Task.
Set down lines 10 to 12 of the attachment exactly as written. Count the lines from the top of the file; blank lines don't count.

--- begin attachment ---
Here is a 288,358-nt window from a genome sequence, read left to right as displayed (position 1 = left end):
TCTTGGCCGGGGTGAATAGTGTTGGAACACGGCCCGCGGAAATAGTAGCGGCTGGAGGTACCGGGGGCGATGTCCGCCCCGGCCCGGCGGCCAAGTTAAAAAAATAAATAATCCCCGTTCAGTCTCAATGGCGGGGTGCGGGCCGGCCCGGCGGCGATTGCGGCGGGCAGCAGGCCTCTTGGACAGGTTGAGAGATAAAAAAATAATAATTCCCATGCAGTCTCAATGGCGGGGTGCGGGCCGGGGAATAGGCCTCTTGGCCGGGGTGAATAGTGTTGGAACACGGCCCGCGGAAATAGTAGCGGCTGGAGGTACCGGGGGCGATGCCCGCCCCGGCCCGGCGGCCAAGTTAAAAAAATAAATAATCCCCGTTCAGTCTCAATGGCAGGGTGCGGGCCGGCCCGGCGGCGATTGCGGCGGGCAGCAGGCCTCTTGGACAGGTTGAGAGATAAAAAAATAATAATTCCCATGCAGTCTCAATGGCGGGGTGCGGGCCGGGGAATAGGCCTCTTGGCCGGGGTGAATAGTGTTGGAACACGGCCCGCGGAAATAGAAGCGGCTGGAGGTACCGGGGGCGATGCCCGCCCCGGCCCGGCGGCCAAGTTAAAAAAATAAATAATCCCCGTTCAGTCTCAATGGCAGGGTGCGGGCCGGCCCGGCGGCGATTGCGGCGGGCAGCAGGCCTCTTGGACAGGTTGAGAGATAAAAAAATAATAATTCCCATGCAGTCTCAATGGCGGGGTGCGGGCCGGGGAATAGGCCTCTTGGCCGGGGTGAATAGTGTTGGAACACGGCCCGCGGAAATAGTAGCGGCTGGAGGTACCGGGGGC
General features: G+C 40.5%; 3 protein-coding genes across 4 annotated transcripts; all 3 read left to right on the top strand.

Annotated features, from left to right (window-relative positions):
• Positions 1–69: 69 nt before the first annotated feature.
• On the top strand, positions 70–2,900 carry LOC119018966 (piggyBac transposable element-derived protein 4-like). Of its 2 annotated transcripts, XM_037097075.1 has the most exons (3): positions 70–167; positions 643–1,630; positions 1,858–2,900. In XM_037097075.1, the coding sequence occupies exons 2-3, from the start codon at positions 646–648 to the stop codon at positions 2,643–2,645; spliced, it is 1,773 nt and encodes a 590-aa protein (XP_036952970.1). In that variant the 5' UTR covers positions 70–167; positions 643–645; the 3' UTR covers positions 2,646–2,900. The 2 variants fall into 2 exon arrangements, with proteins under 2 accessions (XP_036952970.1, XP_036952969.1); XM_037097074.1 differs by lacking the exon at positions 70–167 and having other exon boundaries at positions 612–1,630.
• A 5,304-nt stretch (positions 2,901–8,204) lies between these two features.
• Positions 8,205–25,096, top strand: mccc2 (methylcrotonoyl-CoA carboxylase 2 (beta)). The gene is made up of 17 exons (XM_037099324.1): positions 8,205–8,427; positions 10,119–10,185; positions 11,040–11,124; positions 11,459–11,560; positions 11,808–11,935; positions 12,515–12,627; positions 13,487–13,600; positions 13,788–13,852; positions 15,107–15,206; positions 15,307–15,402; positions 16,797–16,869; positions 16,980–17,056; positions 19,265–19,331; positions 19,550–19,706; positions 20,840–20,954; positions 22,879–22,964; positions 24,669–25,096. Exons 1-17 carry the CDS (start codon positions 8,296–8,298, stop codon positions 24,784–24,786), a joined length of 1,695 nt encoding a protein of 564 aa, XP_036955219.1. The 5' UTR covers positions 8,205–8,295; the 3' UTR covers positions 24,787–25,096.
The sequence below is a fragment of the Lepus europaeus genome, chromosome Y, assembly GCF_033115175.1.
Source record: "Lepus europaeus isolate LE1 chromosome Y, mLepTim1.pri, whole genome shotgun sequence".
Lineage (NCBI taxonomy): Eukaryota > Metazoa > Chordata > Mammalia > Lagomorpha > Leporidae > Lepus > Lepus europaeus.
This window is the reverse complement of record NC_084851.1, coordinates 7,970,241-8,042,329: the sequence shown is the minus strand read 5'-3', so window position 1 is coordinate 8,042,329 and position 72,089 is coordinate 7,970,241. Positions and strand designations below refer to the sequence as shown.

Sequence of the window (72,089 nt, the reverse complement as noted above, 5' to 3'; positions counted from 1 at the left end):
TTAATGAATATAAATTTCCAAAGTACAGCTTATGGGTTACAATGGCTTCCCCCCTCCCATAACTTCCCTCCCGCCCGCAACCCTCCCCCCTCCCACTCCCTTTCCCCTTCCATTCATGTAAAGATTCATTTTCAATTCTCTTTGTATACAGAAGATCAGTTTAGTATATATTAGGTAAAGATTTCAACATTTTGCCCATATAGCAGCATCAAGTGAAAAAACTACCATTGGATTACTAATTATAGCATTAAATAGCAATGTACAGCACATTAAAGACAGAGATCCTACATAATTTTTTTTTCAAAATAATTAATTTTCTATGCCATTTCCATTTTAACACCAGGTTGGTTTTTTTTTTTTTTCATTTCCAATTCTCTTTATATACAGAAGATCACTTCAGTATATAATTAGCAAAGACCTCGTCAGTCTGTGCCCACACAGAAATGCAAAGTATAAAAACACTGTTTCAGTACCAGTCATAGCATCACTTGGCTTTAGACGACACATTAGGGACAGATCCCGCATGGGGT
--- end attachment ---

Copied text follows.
Source record: "Lepus europaeus isolate LE1 chromosome Y, mLepTim1.pri, whole genome shotgun sequence".
Lineage (NCBI taxonomy): Eukaryota > Metazoa > Chordata > Mammalia > Lagomorpha > Leporidae > Lepus > Lepus europaeus.
This window is the reverse complement of record NC_084851.1, coordinates 7,970,241-8,042,329: the sequence shown is the minus strand read 5'-3', so window position 1 is coordinate 8,042,329 and position 72,089 is coordinate 7,970,241. Positions and strand designations below refer to the sequence as shown.